What's causing my dog to be sick?
Sickness in dogs can be caused by anything that irritates the stomach or prevents the contents of the stomach from moving forward along the digestive tract. It’s typically due to dietary indiscretion, or scavenging, otherwise known as garbage gut. Other causes can include foreign bodies such as socks or toys, infection and worms.
Various plants, foods and toxins are also poisonous to dogs and can cause them to be sick.
It’s also worth bearing in mind that your dog’s sickness may be down to a more serious issue such as cancer or kidney, liver, or pancreatic disease.
Don’t delay if you’re worried about your dog being sick — call your vet or, out of hours, your nearest Vets Now pet emergency clinic or Vets Now 24/7 hospital.
What will I see?
Dogs tend to drool, lick their lips, and swallow excessively when they feel nauseous. Some may eat grass, possibly to relieve gastric irritation, or to make themselves sick. When your dog is sick you’ll typically see strong abdominal contractions.
What can I do?
If your dog has been sick a few times but otherwise appears well:
- remove all food and water for two hours
- after this time, allow your dog to have small amounts of water hourly — a few tablespoons at a time — but withhold food for a further 10 hours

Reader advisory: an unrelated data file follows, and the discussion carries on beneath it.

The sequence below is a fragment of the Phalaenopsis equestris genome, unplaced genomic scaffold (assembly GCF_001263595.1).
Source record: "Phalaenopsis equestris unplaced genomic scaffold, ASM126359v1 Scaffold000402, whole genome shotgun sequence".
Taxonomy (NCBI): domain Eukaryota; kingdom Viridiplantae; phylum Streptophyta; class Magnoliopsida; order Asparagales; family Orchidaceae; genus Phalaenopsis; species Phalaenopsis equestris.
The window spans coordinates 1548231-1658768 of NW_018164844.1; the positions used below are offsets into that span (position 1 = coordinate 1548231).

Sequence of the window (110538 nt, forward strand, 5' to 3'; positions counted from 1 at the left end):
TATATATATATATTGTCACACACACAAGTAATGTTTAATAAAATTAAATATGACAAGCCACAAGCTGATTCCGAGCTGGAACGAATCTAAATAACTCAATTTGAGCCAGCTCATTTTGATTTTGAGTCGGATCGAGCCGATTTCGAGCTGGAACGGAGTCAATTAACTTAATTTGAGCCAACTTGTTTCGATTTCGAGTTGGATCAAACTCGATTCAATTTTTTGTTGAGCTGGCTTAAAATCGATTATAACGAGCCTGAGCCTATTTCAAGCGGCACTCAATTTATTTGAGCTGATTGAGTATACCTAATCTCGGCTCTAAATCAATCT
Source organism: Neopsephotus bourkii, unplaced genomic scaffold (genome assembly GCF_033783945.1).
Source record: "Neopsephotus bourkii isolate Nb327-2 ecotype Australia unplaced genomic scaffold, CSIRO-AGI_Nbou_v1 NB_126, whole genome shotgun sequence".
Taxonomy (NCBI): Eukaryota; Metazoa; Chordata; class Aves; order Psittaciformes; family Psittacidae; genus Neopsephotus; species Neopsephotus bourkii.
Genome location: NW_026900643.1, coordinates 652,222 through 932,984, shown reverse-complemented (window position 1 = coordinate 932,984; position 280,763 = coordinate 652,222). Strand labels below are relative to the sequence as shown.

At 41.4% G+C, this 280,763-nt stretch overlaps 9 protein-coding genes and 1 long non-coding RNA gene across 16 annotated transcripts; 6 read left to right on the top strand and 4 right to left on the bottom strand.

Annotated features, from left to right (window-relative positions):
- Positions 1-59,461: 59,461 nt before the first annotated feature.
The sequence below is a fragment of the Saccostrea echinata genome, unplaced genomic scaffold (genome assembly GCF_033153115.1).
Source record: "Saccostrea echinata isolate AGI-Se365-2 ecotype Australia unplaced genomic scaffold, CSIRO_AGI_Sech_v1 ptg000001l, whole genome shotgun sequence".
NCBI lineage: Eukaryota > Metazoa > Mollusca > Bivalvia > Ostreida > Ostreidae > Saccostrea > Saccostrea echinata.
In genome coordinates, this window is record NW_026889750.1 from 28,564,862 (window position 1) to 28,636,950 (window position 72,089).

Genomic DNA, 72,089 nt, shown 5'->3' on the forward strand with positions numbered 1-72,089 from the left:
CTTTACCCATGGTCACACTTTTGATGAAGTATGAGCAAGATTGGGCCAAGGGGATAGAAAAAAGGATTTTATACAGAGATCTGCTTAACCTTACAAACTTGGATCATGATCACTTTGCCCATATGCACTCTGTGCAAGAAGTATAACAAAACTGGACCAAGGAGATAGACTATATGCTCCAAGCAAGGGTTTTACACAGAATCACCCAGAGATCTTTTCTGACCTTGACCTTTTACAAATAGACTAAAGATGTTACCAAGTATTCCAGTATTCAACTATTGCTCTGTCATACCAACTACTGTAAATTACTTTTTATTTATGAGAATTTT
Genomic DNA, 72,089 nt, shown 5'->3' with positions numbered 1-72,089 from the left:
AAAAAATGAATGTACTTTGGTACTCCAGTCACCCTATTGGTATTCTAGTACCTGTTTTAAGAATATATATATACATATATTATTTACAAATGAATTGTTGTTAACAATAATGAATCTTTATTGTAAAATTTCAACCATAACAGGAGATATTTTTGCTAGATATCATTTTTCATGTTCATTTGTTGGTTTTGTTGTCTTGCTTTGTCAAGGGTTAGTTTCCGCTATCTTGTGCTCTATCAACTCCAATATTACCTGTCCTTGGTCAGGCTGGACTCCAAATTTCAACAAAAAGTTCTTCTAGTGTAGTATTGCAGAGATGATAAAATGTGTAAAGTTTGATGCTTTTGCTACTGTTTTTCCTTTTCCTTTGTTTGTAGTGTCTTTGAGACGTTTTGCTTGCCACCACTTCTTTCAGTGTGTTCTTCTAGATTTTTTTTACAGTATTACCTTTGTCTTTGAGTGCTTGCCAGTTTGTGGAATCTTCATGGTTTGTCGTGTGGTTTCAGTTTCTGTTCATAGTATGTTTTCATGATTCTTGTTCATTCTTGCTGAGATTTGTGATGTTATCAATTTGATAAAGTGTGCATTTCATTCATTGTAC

- if the vomiting has stopped, reintroduce small meals (2-3 teaspoons) of a bland food such as chicken and rice every hour or two
- if no further signs are seen, your pet can return to a normal diet the following day
If your dog continues to be sick, cannot keep water down, has blood or unusual material in his vomit, or is showing other signs such as lethargy, discomfort or bloating, call your vet or, out of hours, your nearest Vets Now pet emergency clinic or Vets Now 24/7 hospital.
You should also seek urgent advice if you have seen him eat something he shouldn’t have such as chocolate or raisins.
Read more: Human foods you should never give your dog
What can I expect when I take my dog to the vet?
Your vet will check your dog over by performing a clinical examination and also ask you questions to see what you have observed at home.
They may also need to perform blood tests, urine tests, x-rays or an ultrasound to work out what is going on.
Treatment will depend on the diagnosis but may include intravenous fluids — a drip — to correct dehydration, antibiotics if an infection is suspected, anti-vomiting medication and stomach protectants. If your vet believes the sickness is being caused by a foreign body, it’s likely surgery will be required.
Can I prevent my dog from being sick?
Many causes of vomiting cannot be prevented. But by removing potentially harmful foods, bones or objects from your dog’s environment you can help minimise the risk of him swallowing a foreign body or eating something poisonous. Try not to change your dog’s diet suddenly and try to prevent him scavenging and eating rubbish.